Friday, August 26, 2016

Southside with You [2016]

MPAA (PG-13)  CNS/USCCB ()  ChicagoTribune (3 Stars)  RogerEbert.com (4 Stars)  AVClub (B+)  Fr. Dennis (3 1/2 Stars)

IMDb listing
CNS/USCCB () review

BET coverage
Ebony coverage
Essence.com coverage
TheSource.com coverage

RogerEbert.com (N. Allen) interview w. the film's stars 

ChicagoTribune (M. Phillips) review
RogerEbert.com (O. Henderson) review
AVClub (A.A. Dowd) review  

Southside with You [2016] (written and directed by Richard Tanne) is a lovely, well written "When Barack met Michelle" / "origins-story" chronicling the very first date between Barack Obama (played in the film excellently by Parker Sawyers) and his wife, then Michelle Robinson (played again here, very, very well by Tika Sumpter). 

Indeed, this is a movie that _a lot of young people_ (teens and above) really ought to see, as it models a _really good_ (and future producing...) first date -- ending _not_ "in bed" but after a 1/2 day of talking, strolling through a pretty cool downtown Chicago art exhibit (featuring the paintings of African American former football star turned painter Ernie Barnes [wikip] [website] [Amzn]), a community service gathering and a movie (Spike Lee's Do The Right Thing [1989]) ... _with a kiss_ after some ice cream ;-). 

Other reviewers (above) quite rightly compare it to Richard Linklater's Before Sunrise [1995], another film about two young 20-somethings, who come to enjoy an extended day becoming "a date of sorts" that also comes to produce (at least cinematically) "a future" together (two more films, made at nine year intervals, the latest being Before Midnight [2013], each again chronicling a both random and yet significant day in the lives of the two protagonists).

Both the current film (by Richard Tanne) and Linklater's extended periodic series remind us that romance playing-out with an eye toward the longer term / a future is both possible and satisfying in a way that a (using the language of _my_ younger years) "wham, bam, thank you mam" encounter (or even a series of them) is not.

Good job!  Folks, very good job!


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Wednesday, August 24, 2016

War Dogs [2016]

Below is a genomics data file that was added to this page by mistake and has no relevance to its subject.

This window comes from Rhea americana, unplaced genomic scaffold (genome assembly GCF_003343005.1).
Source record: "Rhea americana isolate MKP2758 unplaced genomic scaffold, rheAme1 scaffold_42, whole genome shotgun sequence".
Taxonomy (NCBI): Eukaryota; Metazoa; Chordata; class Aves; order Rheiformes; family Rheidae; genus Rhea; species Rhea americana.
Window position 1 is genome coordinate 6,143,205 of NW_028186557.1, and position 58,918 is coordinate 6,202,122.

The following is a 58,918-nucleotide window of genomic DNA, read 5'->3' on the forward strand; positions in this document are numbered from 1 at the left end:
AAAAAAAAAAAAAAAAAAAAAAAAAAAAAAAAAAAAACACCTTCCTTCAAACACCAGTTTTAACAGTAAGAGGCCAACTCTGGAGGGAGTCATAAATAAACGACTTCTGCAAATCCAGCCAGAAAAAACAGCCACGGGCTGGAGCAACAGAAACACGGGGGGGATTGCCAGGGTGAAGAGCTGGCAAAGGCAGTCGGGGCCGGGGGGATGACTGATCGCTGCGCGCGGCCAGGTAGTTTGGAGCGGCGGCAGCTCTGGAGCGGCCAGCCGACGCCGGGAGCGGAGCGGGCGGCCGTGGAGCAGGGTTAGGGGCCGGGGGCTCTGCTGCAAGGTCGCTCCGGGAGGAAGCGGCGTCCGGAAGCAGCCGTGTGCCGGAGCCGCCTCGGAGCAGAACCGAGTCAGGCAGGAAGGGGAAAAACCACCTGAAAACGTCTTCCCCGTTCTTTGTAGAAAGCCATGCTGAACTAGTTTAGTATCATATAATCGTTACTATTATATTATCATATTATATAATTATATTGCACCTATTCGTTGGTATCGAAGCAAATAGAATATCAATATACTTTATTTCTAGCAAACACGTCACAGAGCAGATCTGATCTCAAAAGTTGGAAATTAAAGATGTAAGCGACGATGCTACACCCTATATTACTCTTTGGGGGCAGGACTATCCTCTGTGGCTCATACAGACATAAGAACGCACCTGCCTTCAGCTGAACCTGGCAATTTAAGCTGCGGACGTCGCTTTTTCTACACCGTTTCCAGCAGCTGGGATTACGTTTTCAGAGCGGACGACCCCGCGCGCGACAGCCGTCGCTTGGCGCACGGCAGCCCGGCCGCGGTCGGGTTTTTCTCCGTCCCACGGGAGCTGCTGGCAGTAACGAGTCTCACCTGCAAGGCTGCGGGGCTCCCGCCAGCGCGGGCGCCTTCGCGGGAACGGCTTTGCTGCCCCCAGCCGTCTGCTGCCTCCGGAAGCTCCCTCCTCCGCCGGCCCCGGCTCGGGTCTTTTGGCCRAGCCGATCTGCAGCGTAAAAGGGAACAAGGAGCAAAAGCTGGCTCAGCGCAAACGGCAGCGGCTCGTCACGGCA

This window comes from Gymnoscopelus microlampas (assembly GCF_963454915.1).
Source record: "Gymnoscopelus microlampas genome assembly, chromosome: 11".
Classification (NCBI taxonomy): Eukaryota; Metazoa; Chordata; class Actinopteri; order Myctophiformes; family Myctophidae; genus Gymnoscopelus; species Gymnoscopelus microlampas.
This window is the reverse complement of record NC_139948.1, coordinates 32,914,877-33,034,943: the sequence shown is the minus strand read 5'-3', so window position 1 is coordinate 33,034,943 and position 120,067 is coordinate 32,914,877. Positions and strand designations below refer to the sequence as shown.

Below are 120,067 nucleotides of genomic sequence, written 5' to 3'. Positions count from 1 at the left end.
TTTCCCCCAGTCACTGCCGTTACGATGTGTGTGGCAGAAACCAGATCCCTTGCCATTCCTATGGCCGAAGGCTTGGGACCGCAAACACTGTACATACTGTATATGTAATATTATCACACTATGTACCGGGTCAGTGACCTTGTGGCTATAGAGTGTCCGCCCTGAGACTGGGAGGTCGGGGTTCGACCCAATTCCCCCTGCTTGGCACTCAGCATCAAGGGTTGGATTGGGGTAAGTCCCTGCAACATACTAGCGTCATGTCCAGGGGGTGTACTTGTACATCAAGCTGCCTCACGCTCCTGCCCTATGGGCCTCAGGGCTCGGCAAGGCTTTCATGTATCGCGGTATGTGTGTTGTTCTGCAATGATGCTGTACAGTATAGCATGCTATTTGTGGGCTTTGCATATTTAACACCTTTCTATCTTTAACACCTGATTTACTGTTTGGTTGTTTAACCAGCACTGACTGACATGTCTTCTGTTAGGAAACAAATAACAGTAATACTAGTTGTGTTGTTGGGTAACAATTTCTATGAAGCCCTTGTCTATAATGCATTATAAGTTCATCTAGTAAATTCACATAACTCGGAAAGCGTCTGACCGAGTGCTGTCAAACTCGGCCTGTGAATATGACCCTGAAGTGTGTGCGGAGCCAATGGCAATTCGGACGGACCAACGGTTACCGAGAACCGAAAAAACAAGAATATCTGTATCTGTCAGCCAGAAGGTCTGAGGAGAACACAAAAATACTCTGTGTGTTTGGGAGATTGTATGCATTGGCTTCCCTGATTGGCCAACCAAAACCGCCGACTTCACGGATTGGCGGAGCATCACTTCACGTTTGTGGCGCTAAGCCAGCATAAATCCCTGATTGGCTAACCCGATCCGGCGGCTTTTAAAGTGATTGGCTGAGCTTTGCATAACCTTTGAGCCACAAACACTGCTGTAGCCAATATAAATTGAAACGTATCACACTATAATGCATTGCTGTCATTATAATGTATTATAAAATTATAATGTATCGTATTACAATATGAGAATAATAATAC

MPAA (R)  CNS/USCCB (L)  ChicagoTribune (1 1/2 Stars)  RogerEbert.com (2 Stars)  AVClub (C+)  Fr. Dennis (1/2 Star)

IMDb listing
CNS/USCCB (J. McCarthy) review
ChicagoTribune (M. Phillips) review
RogerEbert.com (M. Zoller Seitz) review
AVClub (I. Vishnevetsky) review

  
War Dogs [2016] (directed and screenplay cowritten by based on the Rolling Stone article "Arms and the Dudes" [GR] [WCat] [Amzn] by Guy Larson [GR] [WCat] [Amzn] [IMDb]) is an ugly film about an ugly aspect of war -- Profiteering -- that will ultimately offend a lot of Viewers.

Yes, most of us will accept the premise that with War comes _some_ Profiteering.  What (I hope...) will offend most Viewers are the story's assumptions that (1) War is _only_ about Profiteering (tell that to veterans / their loved ones to say nothing of the loved ones of the war dead / injured) and (2) the two protagonists in this story deserve to be considered "just regular guys out to make a buck" (perhaps at the expense of unsuspecting "losers" -- including said VETERANS (!) as well as THE ENTIRE COUNTRY).

In the story, two twenty something "dudes" David Packouz (played by Miles Teller) and Ephraim Diveroli (played by Jonah Hill) from Miami with some startup money from somewhere find that they can make ENORMOUS AMOUNTS OF MONEY finding and selling stuff to the U.S. military listed on a Pentagon sponsored procurement website (apparently a "Craigslist for Guns...").  The explanation for the creation for this strange and apparently _open_ website was an over-reaction to G.W. Bush era V.P. Dick Cheney linked Halliburton Corp having been previously given BILLIONS OF DOLLARS of "no bid" contract business by the Pentagon.  So ... the procurement website "opened the military procurement business" to BASICALLY EVERYBODY ... including the two schemers in this film.

And so the two anti-heroes ... take advantage of the system ... and at least thankfully end-up getting (somewhat) caught.  Still, honestly their punishment seemed IMHO to be very very light for the level of betrayal of the public's trust.  Sigh ... KNOWING PERSONALLY people who war risking their lives for the country (and honestly looking to eventually cover use their time in the military _to pay for college_) I do find this story appalling.